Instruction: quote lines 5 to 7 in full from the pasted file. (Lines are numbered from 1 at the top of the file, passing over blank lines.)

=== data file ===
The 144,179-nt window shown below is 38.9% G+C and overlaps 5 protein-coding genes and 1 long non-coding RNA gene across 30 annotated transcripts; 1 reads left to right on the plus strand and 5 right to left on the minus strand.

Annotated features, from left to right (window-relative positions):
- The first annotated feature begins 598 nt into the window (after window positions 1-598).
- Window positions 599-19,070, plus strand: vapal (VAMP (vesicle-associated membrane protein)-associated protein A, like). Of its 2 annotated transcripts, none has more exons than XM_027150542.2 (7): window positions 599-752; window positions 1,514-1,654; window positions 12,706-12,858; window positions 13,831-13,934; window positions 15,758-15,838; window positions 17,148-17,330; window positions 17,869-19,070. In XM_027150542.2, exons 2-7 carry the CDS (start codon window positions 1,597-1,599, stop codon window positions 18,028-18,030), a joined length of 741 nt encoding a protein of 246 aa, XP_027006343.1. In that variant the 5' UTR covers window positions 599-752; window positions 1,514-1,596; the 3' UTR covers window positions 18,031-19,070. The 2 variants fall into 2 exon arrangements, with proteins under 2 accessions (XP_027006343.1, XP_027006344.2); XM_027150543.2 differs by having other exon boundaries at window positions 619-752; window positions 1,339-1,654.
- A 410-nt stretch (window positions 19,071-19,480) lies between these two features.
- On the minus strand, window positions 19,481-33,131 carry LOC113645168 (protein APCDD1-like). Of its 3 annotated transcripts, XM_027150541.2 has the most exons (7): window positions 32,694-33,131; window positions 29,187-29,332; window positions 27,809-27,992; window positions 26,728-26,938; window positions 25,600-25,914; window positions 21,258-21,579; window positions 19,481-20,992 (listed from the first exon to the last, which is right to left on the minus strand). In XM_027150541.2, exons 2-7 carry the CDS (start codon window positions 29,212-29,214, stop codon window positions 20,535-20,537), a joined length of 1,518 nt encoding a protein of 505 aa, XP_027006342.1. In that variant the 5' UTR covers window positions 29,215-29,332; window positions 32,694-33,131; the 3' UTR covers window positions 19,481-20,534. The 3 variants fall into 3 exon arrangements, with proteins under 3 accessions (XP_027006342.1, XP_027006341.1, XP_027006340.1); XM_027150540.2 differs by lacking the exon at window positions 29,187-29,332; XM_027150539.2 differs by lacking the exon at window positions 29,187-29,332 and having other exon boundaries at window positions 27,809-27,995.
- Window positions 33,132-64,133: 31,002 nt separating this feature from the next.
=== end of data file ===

- A 410-nt stretch (window positions 19,071-19,480) lies between these two features.
- On the minus strand, window positions 19,481-33,131 carry LOC113645168 (protein APCDD1-like). Of its 3 annotated transcripts, XM_027150541.2 has the most exons (7): window positions 32,694-33,131; window positions 29,187-29,332; window positions 27,809-27,992; window positions 26,728-26,938; window positions 25,600-25,914; window positions 21,258-21,579; window positions 19,481-20,992 (listed from the first exon to the last, which is right to left on the minus strand). In XM_027150541.2, exons 2-7 carry the CDS (start codon window positions 29,212-29,214, stop codon window positions 20,535-20,537), a joined length of 1,518 nt encoding a protein of 505 aa, XP_027006342.1. In that variant the 5' UTR covers window positions 29,215-29,332; window positions 32,694-33,131; the 3' UTR covers window positions 19,481-20,534. The 3 variants fall into 3 exon arrangements, with proteins under 3 accessions (XP_027006342.1, XP_027006341.1, XP_027006340.1); XM_027150540.2 differs by lacking the exon at window positions 29,187-29,332; XM_027150539.2 differs by lacking the exon at window positions 29,187-29,332 and having other exon boundaries at window positions 27,809-27,995.
- Window positions 33,132-64,133: 31,002 nt separating this feature from the next.